Bonds. Picture: THINKSTOCK
Bonds. Picture: THINKSTOCK

South African government bonds were a fair bit weaker on Tuesday afternoon as the rand slumped 2% against the dollar after US treasury yields spiked.

The yield on the US 10-year rose to 3.0438% from 2.9987% after retail sales there went up a monthly 0.3% in April, following an upwardly revised 0.8% jump in March.

This raised market expectations that the US Federal Reserve will hike interest rates more aggressively this year on a strong economy, causing the dollar to gain sharply on the euro.

Yields on European bonds were also somewhat higher, following in the footsteps of the US market.

"Higher US treasuries generally don’t bode well for emerging markets," said TreasuryOne dealer Gerard van der Westhuizen.

At 3.01pm, the benchmark R186 government bond was bid at 8.47% from 8.325% and the R207 was at 7.33% from 7.19%. The rand was at R12.5843 to the dollar from R12.3287.

The German 10-year bund was at 0.6324% from 0.6098%.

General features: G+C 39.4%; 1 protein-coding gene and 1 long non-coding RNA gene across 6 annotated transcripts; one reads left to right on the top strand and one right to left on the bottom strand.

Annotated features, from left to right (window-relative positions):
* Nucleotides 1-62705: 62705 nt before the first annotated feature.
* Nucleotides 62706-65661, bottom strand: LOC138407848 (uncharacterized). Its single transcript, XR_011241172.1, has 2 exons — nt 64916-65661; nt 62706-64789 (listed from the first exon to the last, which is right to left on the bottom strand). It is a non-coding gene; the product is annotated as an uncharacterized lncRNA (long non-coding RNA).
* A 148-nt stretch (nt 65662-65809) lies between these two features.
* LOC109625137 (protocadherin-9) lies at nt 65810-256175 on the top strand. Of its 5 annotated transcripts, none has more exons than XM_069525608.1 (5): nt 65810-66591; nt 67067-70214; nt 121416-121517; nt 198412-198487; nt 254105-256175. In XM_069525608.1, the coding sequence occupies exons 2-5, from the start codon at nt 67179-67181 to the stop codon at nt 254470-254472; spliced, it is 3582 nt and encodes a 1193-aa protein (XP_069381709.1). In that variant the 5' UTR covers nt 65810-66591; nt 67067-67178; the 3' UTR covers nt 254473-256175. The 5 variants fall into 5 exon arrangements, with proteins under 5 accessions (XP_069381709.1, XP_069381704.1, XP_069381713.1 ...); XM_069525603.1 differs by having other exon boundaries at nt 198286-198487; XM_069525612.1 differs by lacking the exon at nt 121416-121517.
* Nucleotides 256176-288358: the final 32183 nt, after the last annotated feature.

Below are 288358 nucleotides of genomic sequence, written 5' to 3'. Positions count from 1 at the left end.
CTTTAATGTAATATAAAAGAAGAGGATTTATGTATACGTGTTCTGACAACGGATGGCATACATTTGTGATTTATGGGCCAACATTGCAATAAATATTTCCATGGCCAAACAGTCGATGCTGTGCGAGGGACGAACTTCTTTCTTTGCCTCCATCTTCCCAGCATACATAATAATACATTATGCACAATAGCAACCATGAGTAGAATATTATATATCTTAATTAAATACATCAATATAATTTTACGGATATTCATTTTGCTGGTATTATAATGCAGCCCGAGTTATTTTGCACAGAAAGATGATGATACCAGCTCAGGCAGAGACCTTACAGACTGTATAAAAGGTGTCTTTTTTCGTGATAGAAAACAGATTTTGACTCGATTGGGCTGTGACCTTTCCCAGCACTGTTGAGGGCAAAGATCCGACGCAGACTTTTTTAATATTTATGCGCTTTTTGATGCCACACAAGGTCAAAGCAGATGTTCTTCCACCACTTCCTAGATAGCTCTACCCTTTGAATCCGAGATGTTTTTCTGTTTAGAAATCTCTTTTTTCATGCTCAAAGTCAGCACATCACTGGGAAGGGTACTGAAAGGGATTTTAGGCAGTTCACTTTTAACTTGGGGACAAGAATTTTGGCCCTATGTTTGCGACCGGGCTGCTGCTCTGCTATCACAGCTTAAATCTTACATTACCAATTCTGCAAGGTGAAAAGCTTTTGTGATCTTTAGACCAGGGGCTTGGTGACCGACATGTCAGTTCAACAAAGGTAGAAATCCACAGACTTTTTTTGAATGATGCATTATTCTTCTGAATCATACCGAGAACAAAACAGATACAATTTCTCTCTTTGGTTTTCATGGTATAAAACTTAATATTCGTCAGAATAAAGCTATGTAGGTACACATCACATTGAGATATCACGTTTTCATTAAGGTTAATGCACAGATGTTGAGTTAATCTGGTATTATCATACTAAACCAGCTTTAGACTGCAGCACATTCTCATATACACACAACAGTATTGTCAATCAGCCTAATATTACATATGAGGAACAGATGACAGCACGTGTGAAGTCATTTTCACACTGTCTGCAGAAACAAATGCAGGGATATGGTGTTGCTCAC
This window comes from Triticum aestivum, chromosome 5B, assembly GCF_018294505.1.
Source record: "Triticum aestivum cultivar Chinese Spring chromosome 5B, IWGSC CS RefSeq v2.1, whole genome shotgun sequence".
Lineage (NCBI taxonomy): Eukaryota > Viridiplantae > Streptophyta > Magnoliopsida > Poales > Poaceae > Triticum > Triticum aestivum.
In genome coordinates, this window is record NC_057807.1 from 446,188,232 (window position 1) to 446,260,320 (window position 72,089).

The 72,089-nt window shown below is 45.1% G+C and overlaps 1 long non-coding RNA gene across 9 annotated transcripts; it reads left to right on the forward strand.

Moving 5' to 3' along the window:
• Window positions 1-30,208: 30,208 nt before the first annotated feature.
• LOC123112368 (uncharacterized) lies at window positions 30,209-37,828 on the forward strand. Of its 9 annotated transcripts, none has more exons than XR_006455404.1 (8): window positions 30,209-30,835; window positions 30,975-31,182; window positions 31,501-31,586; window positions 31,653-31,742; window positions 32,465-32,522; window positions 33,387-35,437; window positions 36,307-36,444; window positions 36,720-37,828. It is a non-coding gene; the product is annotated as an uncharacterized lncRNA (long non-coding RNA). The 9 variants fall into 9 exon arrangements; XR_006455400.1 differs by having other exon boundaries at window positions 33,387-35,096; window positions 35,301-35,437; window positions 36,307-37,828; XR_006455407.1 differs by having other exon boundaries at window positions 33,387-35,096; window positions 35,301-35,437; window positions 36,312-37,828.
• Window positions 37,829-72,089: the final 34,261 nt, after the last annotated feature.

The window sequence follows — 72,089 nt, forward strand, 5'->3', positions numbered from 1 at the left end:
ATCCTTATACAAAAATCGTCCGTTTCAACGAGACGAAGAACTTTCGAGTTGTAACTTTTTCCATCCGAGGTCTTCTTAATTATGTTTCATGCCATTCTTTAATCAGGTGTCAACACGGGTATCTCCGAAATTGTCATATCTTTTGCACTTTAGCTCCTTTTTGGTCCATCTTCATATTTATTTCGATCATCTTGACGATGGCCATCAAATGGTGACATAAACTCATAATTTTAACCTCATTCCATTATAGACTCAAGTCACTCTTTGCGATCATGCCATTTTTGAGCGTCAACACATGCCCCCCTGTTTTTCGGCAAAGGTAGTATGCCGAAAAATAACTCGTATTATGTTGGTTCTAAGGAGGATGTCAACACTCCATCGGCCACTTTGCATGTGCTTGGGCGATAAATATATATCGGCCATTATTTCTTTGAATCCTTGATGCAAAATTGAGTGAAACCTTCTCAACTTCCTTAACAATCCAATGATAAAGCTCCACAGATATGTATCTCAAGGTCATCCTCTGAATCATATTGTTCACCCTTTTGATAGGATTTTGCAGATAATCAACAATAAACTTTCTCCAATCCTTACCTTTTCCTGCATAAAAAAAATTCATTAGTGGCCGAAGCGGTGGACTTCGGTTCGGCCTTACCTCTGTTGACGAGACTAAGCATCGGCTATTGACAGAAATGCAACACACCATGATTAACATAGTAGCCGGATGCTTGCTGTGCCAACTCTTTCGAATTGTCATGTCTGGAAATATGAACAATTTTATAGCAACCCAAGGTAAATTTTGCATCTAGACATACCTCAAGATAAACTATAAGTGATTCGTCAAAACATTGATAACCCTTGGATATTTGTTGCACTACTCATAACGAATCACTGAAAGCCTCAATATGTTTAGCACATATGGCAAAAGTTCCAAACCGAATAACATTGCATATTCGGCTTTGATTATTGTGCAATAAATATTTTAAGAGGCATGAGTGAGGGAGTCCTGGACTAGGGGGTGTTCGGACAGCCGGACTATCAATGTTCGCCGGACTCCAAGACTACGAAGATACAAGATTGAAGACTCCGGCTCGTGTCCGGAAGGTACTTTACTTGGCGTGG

The South African benchmark 10-year yield has fallen to an average of 8.46% so far this year, which is still better than last year’s 8.85%, noted Investec chief economist Annabel Bishop. The 10-year reached a low of 8.08% on the market "Ramaphoria" that ran through to March, rising this month to 8.66% on market fears of higher US rates.

Said Bishop, in the shorter term, interest-rate differentials between emerging markets and developed countries were still relatively attractive; "the rand could benefit and we should see some periods of renewed strength this year".

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